Béla Lugosi Signature on Autograph Album Page - 1944
Bold Pencil Signature with sentiment on autograph album page. Autograph comes from the collection of another actor of the same period.
Béla Lugosi (1882-1956) was a Hungarian-American actor of stage and screen, well known for playing Count Dracula in the Broadway play and subsequent film version. In the last years of his career he featured in several of Ed Wood’s low budget films.
Lugosi was approached in the summer of 1927 to star in a Broadway production of Dracula adapted by Hamilton Deane and John L. Balderston from Bram Stoker’s novel. The Horace Liveright production was successful, running 261 performances before touring. He was soon called to Hollywood for character parts in early talkies.
Despite his critically acclaimed performance on stage, Lugosi was not Universal Pictures’ first choice for the role of Dracula when the company optioned the rights to the Deane play and began production in 1930. A persistent rumor asserts that director Tod Browning’s long-time collaborator Lon Chaney was Universal’s first choice for the role, and that Lugosi was chosen only due to Chaney’s death shortly before production. This is questionable, because Chaney had been under long-term contract to Metro-Goldwyn-Mayer since 1925, and had negotiated a lucrative new contract just before his death. Following the success of Dracula, Lugosi received a studio contract with Universal.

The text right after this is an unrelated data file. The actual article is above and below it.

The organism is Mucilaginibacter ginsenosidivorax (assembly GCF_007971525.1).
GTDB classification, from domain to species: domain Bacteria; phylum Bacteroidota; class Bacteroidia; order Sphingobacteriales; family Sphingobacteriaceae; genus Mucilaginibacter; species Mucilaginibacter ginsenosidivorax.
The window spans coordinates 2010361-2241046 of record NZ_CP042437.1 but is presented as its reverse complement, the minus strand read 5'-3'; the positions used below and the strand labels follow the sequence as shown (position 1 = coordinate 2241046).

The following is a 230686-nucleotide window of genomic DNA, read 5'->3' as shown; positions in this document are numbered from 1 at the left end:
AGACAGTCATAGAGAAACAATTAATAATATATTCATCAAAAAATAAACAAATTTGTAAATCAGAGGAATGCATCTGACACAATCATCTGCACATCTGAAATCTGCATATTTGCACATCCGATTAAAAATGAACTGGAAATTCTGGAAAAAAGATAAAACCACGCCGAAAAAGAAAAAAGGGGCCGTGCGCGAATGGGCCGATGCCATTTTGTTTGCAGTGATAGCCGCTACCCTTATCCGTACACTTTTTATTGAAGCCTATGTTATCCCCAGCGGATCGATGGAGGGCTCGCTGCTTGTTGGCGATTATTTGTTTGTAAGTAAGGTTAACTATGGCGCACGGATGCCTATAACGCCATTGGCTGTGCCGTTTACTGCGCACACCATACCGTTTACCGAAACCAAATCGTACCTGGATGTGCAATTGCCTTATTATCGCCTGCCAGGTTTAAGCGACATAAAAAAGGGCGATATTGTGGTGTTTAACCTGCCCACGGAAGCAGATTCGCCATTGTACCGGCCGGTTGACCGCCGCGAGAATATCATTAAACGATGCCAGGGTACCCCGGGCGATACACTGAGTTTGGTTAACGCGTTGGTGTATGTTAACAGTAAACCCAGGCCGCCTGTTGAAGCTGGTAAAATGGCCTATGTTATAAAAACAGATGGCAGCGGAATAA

Abbott and Costello Meet Frankenstein was Bela Lugosi’s last “A” movie. For the remainder of his life he appeared-less and less frequently-in relatively obscure, low-budget features. Late in his life, Bela Lugosi again received star billing in movies when filmmaker Edward D. Wood, Jr., a fan of Lugosi, found him living in obscurity and near-poverty and offered him roles in his films, such as Glen or Glenda and as a Dr. Frankenstein-like mad scientist in Bride of the Monster. During post-production of the latter, Lugosi decided to seek treatment for his addiction, and the premiere of the film was said to be intended to help pay for his hospital expenses. According to Kitty Kelley’s biography of Frank Sinatra, when the entertainer heard of Lugosi’s problems, he helped with expenses and visited at the hospital. Lugosi would recall his amazement, since he didn’t even know Sinatra.
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